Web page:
If you’ve been to Istanbul, you’ll know that it’s riot of color. The bazaars and basilicas are an assault on the retinas, in the best possible way.
So it’s surprising to discover that this cool and understated Yamaha SR500 comes from the city formerly known as Constantinople. It’s the work of brothers Mert and Can Uzer of Bunker Custom Motorcycles, and was commissioned by a kite boarder.
“After the first conversations with the client, we decided on a primitive but robust machine. The SR500 was the first to pop into our minds, but it’s really hard to find decent bikes in Turkey—and finding an SR500 is even harder.”
Mert managed to locate an SR500 for sale a whopping 330 km away, in the mountain city of Eskişehir. And as soon as the bike was back in the shop, the Bunker crew set to work. “We’ve aimed for a scrambler-style setup,” says Mert. “The bike will spend time on the rough roads of Alaçatı, one of the best surfing spots in Turkey.”
The look is handmade and raw, with the custom tank dictating the style. “Although we love the original SR500 tank, we always thought it could have been better.” The new tank has a more geometric design, and it’s also a little shorter—to suit the new riding posture and ergonomics. It’s finished with a brushed effect and stark brown and blue stripes, with a clear coat to protect it.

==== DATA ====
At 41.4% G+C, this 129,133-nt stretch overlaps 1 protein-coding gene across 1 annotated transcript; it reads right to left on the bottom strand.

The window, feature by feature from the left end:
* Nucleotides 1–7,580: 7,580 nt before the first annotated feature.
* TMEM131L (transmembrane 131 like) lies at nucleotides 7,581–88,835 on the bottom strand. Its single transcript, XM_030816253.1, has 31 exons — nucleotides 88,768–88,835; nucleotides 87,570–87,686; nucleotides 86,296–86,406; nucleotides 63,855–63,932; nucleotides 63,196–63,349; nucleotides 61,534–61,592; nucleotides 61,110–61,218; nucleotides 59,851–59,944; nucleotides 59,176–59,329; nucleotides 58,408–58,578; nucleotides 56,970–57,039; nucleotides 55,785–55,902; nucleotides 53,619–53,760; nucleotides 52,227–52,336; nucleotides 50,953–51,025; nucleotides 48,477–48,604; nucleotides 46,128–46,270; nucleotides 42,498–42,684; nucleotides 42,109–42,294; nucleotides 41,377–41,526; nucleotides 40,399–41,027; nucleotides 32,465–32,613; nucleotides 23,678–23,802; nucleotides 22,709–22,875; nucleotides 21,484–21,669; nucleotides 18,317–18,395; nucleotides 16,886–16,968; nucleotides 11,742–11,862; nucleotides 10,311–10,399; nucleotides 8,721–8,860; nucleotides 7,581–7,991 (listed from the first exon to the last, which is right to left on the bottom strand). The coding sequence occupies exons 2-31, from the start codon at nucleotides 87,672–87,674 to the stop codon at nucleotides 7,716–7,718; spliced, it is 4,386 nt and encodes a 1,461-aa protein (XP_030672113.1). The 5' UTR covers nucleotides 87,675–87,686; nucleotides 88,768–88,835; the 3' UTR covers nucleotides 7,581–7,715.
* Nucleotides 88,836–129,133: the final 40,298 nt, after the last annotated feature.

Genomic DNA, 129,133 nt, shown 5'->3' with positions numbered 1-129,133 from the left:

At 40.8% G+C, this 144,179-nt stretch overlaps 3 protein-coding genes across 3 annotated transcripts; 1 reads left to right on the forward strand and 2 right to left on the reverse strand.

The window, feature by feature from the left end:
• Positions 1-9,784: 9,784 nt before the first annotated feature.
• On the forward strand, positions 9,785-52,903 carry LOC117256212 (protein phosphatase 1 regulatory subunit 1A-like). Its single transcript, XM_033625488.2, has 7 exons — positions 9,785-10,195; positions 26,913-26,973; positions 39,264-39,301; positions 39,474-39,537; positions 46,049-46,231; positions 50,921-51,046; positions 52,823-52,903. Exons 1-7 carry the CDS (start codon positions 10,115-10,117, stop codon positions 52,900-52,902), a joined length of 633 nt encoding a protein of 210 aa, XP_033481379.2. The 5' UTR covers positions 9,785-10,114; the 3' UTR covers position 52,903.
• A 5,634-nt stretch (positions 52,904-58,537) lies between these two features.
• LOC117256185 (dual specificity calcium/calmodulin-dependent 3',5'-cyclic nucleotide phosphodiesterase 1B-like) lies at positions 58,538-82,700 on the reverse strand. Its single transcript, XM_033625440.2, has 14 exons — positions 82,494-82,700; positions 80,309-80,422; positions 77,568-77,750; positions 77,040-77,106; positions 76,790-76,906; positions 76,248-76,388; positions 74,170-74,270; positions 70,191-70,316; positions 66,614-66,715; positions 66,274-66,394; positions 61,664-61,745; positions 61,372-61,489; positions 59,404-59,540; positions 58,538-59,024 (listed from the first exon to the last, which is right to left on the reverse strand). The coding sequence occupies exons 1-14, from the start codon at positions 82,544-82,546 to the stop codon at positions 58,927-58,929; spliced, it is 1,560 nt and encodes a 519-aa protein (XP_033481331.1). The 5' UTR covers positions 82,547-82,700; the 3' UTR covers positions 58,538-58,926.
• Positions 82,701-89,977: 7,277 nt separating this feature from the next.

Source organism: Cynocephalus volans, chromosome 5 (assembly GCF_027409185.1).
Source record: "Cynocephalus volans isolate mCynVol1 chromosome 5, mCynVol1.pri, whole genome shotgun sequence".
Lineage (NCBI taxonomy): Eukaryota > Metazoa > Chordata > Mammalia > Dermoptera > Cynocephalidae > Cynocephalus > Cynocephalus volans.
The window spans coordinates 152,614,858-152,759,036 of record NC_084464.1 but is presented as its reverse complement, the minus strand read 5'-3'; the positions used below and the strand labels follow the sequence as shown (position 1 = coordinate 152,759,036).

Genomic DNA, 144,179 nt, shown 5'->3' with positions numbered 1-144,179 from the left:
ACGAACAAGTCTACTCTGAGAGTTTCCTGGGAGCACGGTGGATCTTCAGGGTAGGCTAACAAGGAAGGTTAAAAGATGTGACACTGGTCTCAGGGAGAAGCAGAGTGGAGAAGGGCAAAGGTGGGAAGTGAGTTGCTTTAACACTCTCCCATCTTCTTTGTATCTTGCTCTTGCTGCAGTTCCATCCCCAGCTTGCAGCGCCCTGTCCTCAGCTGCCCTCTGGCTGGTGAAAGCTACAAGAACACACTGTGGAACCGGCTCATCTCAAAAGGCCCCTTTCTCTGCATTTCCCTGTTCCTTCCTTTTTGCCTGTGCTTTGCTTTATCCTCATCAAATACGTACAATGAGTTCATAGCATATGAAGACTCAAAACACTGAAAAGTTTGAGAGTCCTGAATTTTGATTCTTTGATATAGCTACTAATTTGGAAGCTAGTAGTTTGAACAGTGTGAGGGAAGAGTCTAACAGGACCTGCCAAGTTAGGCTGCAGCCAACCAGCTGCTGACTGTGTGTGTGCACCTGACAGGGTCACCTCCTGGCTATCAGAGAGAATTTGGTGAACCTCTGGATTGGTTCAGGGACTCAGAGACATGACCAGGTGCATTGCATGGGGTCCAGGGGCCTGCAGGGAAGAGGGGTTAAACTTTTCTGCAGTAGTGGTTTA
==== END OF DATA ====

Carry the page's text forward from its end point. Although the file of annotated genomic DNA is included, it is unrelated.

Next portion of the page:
To keep weight down, Mert and co. have used aluminum wherever possible. The fenders and engine guard are hand-made, and there’s a new loop at the back of the frame—fitted at an angle to allow for longer-travel, 14.25” Progressive Suspension shocks.
The engine has been rebuilt with big valves and now breathes through a 38 mm Mikuni Sudco racing carb and a K&N filter. Gases exit via stainless headers hooked up to a Dime City Cycles muffler. “It’s tuned accordingly,” says Mert, “and the torque is amazing.” High flow, dual feed oil lines from Motolanna help keep temperatures down.
Bunker have hand-sanded the frame down to the metal, to accentuate the raw look, and added a coat of electrostatic clear paint for protection. There’s a new CNC-cut handlebar clamp, engraved with the model number and year, and a rack on the side of the frame for carrying a large kite. The electrics are now under the custom brown leather seat; they take up minimal room, thanks to a battery eliminator kit.
It’s a clean and beautifully detailed build—with a cool elegance that will stand out amidst the hustle and bustle of Istanbul. Top marks to the Uzer brothers, and expect to hear a lot more about Bunker in the future.